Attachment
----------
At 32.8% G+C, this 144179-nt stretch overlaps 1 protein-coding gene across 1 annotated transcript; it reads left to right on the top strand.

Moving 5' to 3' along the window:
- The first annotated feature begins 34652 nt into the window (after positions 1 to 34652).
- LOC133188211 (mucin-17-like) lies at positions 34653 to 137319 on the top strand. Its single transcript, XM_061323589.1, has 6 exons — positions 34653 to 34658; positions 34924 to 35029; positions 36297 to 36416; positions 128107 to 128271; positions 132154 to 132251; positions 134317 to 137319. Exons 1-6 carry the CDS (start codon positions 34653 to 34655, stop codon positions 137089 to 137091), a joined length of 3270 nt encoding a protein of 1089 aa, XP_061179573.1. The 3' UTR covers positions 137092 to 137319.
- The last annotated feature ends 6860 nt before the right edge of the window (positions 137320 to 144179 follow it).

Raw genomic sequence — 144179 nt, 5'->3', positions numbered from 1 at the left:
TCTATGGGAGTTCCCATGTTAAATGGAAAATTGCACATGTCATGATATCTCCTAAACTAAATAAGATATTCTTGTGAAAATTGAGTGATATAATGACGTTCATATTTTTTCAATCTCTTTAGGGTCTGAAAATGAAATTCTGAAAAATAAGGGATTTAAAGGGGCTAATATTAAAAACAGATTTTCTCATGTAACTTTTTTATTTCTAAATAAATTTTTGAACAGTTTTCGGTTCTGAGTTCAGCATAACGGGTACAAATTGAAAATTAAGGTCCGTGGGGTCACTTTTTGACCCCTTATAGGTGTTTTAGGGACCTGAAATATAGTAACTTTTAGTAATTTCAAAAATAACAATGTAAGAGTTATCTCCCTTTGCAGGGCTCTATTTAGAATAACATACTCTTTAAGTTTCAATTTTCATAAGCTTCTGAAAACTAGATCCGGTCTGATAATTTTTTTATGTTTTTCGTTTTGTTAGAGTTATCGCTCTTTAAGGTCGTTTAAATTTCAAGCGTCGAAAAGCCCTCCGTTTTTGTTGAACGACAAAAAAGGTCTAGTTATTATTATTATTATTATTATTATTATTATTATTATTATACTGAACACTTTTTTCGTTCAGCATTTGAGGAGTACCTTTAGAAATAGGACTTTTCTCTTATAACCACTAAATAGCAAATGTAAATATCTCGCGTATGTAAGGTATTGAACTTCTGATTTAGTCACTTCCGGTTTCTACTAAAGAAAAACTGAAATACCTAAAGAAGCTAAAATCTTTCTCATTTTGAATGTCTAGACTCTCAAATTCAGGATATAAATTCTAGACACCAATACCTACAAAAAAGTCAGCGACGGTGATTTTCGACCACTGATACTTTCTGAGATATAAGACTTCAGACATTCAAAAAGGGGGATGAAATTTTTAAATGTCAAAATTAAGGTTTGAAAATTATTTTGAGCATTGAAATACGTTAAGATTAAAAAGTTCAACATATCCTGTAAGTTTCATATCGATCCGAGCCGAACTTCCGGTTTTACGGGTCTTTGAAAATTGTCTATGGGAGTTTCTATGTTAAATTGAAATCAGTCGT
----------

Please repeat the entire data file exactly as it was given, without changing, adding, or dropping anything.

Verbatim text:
At 32.8% G+C, this 144179-nt stretch overlaps 1 protein-coding gene across 1 annotated transcript; it reads left to right on the top strand.

Moving 5' to 3' along the window:
- The first annotated feature begins 34652 nt into the window (after positions 1 to 34652).
- LOC133188211 (mucin-17-like) lies at positions 34653 to 137319 on the top strand. Its single transcript, XM_061323589.1, has 6 exons — positions 34653 to 34658; positions 34924 to 35029; positions 36297 to 36416; positions 128107 to 128271; positions 132154 to 132251; positions 134317 to 137319. Exons 1-6 carry the CDS (start codon positions 34653 to 34655, stop codon positions 137089 to 137091), a joined length of 3270 nt encoding a protein of 1089 aa, XP_061179573.1. The 3' UTR covers positions 137092 to 137319.
- The last annotated feature ends 6860 nt before the right edge of the window (positions 137320 to 144179 follow it).

Raw genomic sequence — 144179 nt, 5'->3', positions numbered from 1 at the left:
TCTATGGGAGTTCCCATGTTAAATGGAAAATTGCACATGTCATGATATCTCCTAAACTAAATAAGATATTCTTGTGAAAATTGAGTGATATAATGACGTTCATATTTTTTCAATCTCTTTAGGGTCTGAAAATGAAATTCTGAAAAATAAGGGATTTAAAGGGGCTAATATTAAAAACAGATTTTCTCATGTAACTTTTTTATTTCTAAATAAATTTTTGAACAGTTTTCGGTTCTGAGTTCAGCATAACGGGTACAAATTGAAAATTAAGGTCCGTGGGGTCACTTTTTGACCCCTTATAGGTGTTTTAGGGACCTGAAATATAGTAACTTTTAGTAATTTCAAAAATAACAATGTAAGAGTTATCTCCCTTTGCAGGGCTCTATTTAGAATAACATACTCTTTAAGTTTCAATTTTCATAAGCTTCTGAAAACTAGATCCGGTCTGATAATTTTTTTATGTTTTTCGTTTTGTTAGAGTTATCGCTCTTTAAGGTCGTTTAAATTTCAAGCGTCGAAAAGCCCTCCGTTTTTGTTGAACGACAAAAAAGGTCTAGTTATTATTATTATTATTATTATTATTATTATTATTATTATACTGAACACTTTTTTCGTTCAGCATTTGAGGAGTACCTTTAGAAATAGGACTTTTCTCTTATAACCACTAAATAGCAAATGTAAATATCTCGCGTATGTAAGGTATTGAACTTCTGATTTAGTCACTTCCGGTTTCTACTAAAGAAAAACTGAAATACCTAAAGAAGCTAAAATCTTTCTCATTTTGAATGTCTAGACTCTCAAATTCAGGATATAAATTCTAGACACCAATACCTACAAAAAAGTCAGCGACGGTGATTTTCGACCACTGATACTTTCTGAGATATAAGACTTCAGACATTCAAAAAGGGGGATGAAATTTTTAAATGTCAAAATTAAGGTTTGAAAATTATTTTGAGCATTGAAATACGTTAAGATTAAAAAGTTCAACATATCCTGTAAGTTTCATATCGATCCGAGCCGAACTTCCGGTTTTACGGGTCTTTGAAAATTGTCTATGGGAGTTTCTATGTTAAATTGAAATCAGTCGT